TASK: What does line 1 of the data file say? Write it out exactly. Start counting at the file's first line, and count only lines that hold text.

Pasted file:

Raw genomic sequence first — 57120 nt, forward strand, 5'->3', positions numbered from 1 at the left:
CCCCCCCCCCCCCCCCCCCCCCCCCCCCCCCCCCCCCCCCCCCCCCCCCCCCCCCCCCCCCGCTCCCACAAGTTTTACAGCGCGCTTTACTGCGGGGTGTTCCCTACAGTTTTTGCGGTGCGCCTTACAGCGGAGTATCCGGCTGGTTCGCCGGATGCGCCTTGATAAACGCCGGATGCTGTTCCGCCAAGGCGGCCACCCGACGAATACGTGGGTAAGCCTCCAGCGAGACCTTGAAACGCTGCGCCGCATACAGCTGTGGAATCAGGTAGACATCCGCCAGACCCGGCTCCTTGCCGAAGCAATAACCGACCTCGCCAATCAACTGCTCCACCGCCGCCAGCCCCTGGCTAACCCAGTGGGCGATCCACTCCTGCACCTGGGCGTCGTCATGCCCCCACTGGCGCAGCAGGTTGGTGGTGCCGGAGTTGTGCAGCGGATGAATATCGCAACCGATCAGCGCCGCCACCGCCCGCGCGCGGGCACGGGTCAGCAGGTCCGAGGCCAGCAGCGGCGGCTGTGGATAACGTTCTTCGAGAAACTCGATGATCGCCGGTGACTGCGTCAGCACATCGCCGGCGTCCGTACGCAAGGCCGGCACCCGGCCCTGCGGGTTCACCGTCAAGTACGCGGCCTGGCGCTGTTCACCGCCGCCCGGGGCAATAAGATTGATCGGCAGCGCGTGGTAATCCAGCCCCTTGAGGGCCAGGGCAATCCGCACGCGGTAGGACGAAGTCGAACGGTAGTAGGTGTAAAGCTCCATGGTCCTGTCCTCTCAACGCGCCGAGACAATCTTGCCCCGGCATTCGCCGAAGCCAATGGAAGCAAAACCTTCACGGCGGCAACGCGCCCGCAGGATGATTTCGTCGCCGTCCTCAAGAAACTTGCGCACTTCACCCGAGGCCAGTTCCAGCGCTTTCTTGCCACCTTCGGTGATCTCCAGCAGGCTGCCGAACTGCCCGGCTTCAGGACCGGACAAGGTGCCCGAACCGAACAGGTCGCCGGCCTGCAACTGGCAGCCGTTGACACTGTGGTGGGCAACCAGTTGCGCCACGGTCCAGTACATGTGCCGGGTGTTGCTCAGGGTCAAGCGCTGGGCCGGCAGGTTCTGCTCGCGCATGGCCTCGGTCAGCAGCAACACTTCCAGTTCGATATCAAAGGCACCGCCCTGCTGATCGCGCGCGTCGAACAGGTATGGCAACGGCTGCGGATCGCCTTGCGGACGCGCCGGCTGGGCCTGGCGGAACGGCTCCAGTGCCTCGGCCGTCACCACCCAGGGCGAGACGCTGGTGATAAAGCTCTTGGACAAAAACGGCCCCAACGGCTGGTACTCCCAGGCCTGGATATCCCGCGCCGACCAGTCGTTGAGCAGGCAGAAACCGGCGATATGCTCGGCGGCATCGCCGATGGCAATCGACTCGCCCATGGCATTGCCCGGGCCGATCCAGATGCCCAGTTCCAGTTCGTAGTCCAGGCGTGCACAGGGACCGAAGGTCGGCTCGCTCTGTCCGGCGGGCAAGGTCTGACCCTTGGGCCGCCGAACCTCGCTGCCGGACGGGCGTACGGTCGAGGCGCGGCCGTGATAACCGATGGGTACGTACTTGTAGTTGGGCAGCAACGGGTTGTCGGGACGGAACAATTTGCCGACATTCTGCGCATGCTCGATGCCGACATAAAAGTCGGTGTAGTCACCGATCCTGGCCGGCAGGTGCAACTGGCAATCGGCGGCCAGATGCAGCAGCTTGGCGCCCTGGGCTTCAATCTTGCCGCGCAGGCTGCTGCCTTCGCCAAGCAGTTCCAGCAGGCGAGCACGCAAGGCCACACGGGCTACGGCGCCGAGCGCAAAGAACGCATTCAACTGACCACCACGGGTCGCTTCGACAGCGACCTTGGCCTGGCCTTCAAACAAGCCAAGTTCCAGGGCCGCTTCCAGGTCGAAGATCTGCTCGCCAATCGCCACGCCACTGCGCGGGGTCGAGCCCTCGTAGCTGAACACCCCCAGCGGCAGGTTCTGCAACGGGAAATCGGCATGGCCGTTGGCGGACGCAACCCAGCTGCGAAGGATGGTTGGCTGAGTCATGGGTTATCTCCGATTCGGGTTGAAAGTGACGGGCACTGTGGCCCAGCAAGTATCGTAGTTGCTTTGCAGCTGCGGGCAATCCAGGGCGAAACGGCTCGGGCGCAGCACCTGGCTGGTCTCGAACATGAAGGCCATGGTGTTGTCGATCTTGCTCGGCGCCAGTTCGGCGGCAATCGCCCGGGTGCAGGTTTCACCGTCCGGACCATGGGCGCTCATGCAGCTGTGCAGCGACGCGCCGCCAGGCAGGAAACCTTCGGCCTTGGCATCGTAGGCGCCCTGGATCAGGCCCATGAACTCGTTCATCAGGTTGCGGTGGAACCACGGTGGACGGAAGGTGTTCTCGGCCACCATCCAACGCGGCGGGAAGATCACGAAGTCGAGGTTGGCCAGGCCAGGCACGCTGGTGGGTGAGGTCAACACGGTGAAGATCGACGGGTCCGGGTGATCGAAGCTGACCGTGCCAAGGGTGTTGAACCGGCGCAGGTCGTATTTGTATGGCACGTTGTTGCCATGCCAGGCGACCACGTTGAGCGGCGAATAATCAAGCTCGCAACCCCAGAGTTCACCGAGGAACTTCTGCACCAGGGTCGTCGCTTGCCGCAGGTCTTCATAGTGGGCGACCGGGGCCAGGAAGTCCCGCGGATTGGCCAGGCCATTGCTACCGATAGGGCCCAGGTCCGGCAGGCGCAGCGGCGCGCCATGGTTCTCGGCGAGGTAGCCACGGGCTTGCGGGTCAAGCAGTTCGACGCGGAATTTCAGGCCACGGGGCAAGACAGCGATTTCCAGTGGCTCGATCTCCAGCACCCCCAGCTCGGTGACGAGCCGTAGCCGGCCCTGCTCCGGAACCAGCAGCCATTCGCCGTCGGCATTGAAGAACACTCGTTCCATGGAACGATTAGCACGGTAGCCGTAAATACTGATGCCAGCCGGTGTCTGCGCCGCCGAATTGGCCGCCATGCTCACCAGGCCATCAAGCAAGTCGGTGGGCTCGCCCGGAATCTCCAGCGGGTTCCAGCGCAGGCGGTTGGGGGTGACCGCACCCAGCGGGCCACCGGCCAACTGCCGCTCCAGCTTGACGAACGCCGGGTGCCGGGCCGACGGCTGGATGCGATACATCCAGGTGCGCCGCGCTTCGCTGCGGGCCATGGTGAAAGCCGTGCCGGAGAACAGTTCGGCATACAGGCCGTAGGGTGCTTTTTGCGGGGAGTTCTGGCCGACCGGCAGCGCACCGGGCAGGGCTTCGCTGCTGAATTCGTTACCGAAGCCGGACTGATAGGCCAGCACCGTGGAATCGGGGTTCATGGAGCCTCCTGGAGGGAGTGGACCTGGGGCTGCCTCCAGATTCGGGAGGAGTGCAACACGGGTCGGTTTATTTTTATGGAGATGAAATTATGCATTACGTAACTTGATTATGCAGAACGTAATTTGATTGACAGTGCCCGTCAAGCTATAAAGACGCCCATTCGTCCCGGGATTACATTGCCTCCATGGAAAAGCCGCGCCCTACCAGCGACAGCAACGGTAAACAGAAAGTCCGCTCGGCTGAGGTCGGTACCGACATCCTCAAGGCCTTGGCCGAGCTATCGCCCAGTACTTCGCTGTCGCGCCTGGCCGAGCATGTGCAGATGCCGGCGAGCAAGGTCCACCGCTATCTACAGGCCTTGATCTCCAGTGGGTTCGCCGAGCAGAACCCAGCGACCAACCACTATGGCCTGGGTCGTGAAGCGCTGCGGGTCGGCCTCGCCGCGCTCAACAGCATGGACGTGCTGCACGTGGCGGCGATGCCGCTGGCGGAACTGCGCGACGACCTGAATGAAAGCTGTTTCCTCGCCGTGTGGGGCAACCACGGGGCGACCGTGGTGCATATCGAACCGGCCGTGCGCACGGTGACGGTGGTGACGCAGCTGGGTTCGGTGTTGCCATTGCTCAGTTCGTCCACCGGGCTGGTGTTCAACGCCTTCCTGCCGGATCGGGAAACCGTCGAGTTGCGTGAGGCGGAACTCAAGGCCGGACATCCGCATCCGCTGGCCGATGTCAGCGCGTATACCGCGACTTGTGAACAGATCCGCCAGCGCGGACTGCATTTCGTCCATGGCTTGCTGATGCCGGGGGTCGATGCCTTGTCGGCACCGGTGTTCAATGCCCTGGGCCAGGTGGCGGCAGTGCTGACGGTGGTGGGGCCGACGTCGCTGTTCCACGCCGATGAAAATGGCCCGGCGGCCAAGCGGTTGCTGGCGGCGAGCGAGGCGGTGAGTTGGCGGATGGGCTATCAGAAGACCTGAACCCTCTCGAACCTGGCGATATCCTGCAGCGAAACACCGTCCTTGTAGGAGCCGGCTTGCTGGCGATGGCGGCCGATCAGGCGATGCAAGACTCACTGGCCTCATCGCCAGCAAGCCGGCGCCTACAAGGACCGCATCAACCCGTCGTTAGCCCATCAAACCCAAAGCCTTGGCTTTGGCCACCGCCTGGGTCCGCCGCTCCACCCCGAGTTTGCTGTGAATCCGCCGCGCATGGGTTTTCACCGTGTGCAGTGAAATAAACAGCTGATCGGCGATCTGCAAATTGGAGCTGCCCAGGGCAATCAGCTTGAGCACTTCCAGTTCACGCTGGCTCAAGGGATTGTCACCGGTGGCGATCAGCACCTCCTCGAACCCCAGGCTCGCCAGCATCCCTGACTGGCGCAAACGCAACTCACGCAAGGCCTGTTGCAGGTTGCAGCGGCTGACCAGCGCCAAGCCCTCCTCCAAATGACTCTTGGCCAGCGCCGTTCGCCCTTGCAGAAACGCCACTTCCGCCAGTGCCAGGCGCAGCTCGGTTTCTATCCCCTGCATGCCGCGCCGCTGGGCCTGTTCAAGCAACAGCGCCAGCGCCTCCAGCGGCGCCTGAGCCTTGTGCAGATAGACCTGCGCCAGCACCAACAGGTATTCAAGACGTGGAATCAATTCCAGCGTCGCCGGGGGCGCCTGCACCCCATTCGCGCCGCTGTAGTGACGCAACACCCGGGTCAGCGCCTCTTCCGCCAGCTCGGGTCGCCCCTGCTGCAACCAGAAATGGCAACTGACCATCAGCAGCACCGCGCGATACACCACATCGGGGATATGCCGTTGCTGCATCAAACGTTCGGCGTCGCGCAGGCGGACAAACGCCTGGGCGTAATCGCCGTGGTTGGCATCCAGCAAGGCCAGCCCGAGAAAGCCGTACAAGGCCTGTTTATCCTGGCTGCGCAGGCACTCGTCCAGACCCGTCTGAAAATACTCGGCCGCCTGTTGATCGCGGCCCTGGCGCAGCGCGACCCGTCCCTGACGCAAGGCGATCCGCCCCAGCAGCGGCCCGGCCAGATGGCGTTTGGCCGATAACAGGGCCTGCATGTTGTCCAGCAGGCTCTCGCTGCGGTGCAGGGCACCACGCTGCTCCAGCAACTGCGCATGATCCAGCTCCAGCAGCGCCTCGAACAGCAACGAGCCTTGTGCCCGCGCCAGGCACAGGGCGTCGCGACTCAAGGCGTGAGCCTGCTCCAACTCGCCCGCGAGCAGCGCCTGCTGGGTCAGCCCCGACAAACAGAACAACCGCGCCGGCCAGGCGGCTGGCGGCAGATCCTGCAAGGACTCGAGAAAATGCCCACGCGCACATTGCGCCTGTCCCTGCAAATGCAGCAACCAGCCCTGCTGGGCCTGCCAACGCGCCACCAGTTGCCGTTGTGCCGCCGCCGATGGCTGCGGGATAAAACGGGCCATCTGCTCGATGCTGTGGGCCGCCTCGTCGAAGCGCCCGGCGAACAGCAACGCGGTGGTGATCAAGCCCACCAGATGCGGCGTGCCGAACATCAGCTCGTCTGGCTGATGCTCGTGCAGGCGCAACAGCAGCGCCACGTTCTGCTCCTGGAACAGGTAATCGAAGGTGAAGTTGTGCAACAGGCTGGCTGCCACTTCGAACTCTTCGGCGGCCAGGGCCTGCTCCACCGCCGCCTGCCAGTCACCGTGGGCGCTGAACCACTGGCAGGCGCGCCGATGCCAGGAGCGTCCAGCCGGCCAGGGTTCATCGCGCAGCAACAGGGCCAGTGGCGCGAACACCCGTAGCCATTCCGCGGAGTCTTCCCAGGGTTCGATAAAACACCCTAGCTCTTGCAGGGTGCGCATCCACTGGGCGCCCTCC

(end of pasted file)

Raw genomic sequence first — 57120 nt, forward strand, 5'->3', positions numbered from 1 at the left: